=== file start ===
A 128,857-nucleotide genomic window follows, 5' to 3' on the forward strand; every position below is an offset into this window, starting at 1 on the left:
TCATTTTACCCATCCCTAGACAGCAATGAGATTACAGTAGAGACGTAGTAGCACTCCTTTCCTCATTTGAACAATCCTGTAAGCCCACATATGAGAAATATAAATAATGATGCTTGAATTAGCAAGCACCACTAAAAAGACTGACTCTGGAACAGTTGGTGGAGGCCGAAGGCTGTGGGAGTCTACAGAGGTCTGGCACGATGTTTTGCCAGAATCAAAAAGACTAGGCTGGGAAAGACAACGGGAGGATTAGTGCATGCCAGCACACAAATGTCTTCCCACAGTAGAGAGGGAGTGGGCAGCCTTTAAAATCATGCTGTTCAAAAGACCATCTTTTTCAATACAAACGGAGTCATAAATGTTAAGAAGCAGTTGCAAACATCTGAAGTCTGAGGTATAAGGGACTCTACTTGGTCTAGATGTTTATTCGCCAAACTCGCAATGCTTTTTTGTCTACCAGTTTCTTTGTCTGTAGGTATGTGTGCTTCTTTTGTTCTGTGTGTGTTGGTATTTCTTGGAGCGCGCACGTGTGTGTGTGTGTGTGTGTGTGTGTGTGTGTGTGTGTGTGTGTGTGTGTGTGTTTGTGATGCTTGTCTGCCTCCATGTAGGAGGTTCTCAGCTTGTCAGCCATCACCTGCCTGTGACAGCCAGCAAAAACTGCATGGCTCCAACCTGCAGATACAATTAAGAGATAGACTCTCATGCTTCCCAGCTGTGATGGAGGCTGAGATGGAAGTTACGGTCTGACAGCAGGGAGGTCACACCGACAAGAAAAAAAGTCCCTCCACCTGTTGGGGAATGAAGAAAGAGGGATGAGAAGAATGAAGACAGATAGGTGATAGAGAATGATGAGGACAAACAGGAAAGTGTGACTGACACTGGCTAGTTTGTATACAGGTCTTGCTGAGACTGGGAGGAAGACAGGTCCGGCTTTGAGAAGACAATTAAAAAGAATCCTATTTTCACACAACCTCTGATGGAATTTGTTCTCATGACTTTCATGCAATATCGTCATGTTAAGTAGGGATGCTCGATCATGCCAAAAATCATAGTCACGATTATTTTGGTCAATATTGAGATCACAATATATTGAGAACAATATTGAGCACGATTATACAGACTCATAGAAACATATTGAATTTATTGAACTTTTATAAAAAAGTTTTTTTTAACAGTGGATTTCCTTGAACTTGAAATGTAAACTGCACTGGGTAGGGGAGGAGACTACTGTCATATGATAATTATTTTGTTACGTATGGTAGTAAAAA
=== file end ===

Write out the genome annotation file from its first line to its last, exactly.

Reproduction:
A 128,857-nucleotide genomic window follows, 5' to 3' on the forward strand; every position below is an offset into this window, starting at 1 on the left:
TCATTTTACCCATCCCTAGACAGCAATGAGATTACAGTAGAGACGTAGTAGCACTCCTTTCCTCATTTGAACAATCCTGTAAGCCCACATATGAGAAATATAAATAATGATGCTTGAATTAGCAAGCACCACTAAAAAGACTGACTCTGGAACAGTTGGTGGAGGCCGAAGGCTGTGGGAGTCTACAGAGGTCTGGCACGATGTTTTGCCAGAATCAAAAAGACTAGGCTGGGAAAGACAACGGGAGGATTAGTGCATGCCAGCACACAAATGTCTTCCCACAGTAGAGAGGGAGTGGGCAGCCTTTAAAATCATGCTGTTCAAAAGACCATCTTTTTCAATACAAACGGAGTCATAAATGTTAAGAAGCAGTTGCAAACATCTGAAGTCTGAGGTATAAGGGACTCTACTTGGTCTAGATGTTTATTCGCCAAACTCGCAATGCTTTTTTGTCTACCAGTTTCTTTGTCTGTAGGTATGTGTGCTTCTTTTGTTCTGTGTGTGTTGGTATTTCTTGGAGCGCGCACGTGTGTGTGTGTGTGTGTGTGTGTGTGTGTGTGTGTGTGTGTGTGTGTGTGTGTTTGTGATGCTTGTCTGCCTCCATGTAGGAGGTTCTCAGCTTGTCAGCCATCACCTGCCTGTGACAGCCAGCAAAAACTGCATGGCTCCAACCTGCAGATACAATTAAGAGATAGACTCTCATGCTTCCCAGCTGTGATGGAGGCTGAGATGGAAGTTACGGTCTGACAGCAGGGAGGTCACACCGACAAGAAAAAAAGTCCCTCCACCTGTTGGGGAATGAAGAAAGAGGGATGAGAAGAATGAAGACAGATAGGTGATAGAGAATGATGAGGACAAACAGGAAAGTGTGACTGACACTGGCTAGTTTGTATACAGGTCTTGCTGAGACTGGGAGGAAGACAGGTCCGGCTTTGAGAAGACAATTAAAAAGAATCCTATTTTCACACAACCTCTGATGGAATTTGTTCTCATGACTTTCATGCAATATCGTCATGTTAAGTAGGGATGCTCGATCATGCCAAAAATCATAGTCACGATTATTTTGGTCAATATTGAGATCACAATATATTGAGAACAATATTGAGCACGATTATACAGACTCATAGAAACATATTGAATTTATTGAACTTTTATAAAAAAGTTTTTTTTAACAGTGGATTTCCTTGAACTTGAAATGTAAACTGCACTGGGTAGGGGAGGAGACTACTGTCATATGATAATTATTTTGTTACGTATGGTAGTAAAAA